MWC ALLOWED ME TO SHARE ON ‘ANABAPTIST PEACEBUILDING IN THE PHILIPPINE CONTEXT’ BEFORE LEADERS IN AUGSBURG

I was delivering this message on ‘Anabaptist PeaceBuilding in the Philippine Context’ before the plenary session of the executive meetings of the Mennonite World Conference in Augsburg, Germany, with the help of an interpreter. Thanks to Brother Agus Setianto for taking this photo. Sunday, 12 February 2017.

What is Peace and why is it important in the Philippine context?

 

The history of our country is just like any colonized countries. The voices of the people are decapitated to express their desires and the will to dream for the future. The soul of peace is silenced. What shows, are the feelings of distrust, the lack of hope, and the lack of will.

 

The work of PeaceBuilders Community, Inc. (PBCI) started with a heavy burden in our hearts — a missionary couple sent by our home congregation, Peace Mennonite Church, in partnership with Mennonite Church Canada. The burden turned into a passionate vision that grew out of a God-given desire to bring the Gospel of Peace in a conflicted society of the Philippines.

 

But how? In what form?

 

We started reflecting on the word of Christ saying: “Peace I leave with you; my peace I give you. I do not give to you as the world gives. Do not let your hearts be troubled and do not be afraid.” (John 14:27)

 

Jesus — the Originator of Peace — is leaving His Peace to us. We have to acknowledge it first and harness it, so that we can pass it to others. That means, we needed to do a self-assessment and learn self-mastery to harness the Peace that was given to us.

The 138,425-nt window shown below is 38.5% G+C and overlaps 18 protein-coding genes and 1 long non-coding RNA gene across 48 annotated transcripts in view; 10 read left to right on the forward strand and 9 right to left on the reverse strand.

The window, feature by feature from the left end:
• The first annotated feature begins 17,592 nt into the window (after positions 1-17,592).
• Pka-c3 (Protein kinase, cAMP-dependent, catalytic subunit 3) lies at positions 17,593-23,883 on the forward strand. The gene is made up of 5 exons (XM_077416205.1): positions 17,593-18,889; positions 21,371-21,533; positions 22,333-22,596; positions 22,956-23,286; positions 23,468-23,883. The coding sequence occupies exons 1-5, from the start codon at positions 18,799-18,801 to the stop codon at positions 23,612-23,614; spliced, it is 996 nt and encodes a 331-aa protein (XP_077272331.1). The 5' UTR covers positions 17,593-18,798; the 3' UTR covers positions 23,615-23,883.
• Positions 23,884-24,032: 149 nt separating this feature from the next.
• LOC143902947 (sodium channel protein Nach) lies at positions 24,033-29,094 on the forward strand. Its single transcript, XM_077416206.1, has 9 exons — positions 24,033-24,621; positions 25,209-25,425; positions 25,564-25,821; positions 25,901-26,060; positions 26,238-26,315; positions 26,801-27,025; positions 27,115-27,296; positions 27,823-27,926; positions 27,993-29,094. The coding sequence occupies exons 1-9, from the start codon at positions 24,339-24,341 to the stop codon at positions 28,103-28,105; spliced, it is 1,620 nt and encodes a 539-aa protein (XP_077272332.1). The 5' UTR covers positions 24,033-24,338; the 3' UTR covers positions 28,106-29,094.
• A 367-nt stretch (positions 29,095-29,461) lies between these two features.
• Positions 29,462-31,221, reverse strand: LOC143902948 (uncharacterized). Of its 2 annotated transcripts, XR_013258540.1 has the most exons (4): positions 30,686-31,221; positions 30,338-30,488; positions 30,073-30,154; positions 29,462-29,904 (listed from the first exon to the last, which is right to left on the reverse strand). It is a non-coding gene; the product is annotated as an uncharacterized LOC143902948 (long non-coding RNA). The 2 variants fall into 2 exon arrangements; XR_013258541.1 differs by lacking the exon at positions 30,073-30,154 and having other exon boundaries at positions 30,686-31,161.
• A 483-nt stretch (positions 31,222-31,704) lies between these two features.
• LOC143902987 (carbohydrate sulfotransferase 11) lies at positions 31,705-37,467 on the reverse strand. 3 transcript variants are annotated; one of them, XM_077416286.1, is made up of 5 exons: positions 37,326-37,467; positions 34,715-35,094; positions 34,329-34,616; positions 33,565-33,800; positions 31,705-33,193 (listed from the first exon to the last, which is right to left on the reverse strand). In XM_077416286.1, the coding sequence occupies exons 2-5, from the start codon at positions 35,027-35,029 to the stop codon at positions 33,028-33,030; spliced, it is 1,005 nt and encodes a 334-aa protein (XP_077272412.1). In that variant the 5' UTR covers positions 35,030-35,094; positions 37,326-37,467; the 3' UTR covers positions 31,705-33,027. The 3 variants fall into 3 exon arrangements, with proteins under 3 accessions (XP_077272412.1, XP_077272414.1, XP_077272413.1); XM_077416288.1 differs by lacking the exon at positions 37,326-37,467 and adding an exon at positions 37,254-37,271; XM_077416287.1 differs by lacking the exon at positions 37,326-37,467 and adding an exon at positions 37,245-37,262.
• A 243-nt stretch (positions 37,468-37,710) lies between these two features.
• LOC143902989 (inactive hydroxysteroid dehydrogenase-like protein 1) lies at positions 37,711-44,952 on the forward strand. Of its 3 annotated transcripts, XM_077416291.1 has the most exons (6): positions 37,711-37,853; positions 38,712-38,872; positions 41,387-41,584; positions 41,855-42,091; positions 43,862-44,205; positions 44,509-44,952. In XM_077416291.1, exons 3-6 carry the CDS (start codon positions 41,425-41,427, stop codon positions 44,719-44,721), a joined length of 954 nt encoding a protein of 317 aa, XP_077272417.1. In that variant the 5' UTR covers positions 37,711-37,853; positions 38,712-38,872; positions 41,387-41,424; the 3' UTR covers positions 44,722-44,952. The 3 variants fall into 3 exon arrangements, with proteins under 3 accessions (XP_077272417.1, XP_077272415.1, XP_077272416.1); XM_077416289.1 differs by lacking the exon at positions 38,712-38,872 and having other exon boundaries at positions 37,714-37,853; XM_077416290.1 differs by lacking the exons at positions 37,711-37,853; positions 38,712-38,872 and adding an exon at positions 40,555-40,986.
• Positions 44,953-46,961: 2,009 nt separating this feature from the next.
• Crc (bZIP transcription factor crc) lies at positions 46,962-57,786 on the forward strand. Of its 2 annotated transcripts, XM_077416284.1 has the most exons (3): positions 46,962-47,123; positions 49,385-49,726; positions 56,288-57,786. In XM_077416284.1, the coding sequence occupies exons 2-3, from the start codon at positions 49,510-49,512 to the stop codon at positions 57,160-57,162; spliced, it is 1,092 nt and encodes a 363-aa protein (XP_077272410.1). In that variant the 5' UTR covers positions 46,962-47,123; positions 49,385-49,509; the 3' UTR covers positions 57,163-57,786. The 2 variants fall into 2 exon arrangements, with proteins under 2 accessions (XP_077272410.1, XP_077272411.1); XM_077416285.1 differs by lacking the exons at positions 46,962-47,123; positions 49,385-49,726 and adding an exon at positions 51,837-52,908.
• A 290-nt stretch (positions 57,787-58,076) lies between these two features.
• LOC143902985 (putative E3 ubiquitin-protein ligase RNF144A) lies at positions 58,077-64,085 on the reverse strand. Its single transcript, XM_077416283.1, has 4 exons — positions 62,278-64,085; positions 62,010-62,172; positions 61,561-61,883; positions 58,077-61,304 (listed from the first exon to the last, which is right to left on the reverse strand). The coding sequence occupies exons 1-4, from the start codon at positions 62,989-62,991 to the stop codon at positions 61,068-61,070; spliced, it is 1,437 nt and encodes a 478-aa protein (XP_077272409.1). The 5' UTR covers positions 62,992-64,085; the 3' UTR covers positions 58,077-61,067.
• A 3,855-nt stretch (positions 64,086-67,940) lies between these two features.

One manifestation of Peace is Relational Harmony. My experience of peace will affect others and how I view the world. It starts with:

 

PBCI started working with the people who are in conflict for almost 30 years. Just like Columbia, people from Mindanao were hoping to see peace to happen. Conflict causes death, displacement, and starvation. Conflict disrupts any development happening in the country.

 

As PBCI immersed in the dialogue, the common drink served was coffee. Coffee became the vehicle for the peace messages they wanted to promote. In 2007, Coffee for Peace was born. They wanted to promote quality coffee as part of continuity of carrying the message of the Culture of Peace.

 

The farmers that reside in the highland were trained to produce quality coffee that brought income to the community. Suddenly, for those communities, peace is now tangible! It has economic expression. It is not merely an idea that they cannot touch.

 

 

How do I see peace applied in the Philippine context?

 

For a country that has been through so many wars and colonization, experiencing a kind of peace that is close to their basic, daily struggle is very important. The message ought to be closer to their heart, closer to their stomach.

 

It did not happen overnight, though. It started with relationship-building with the community. Active listening and constant motivation were needed. We started by identifying the person of peace in the community. We walked with the community and listened to their dreams. We helped facilitate the visualization of their dreams.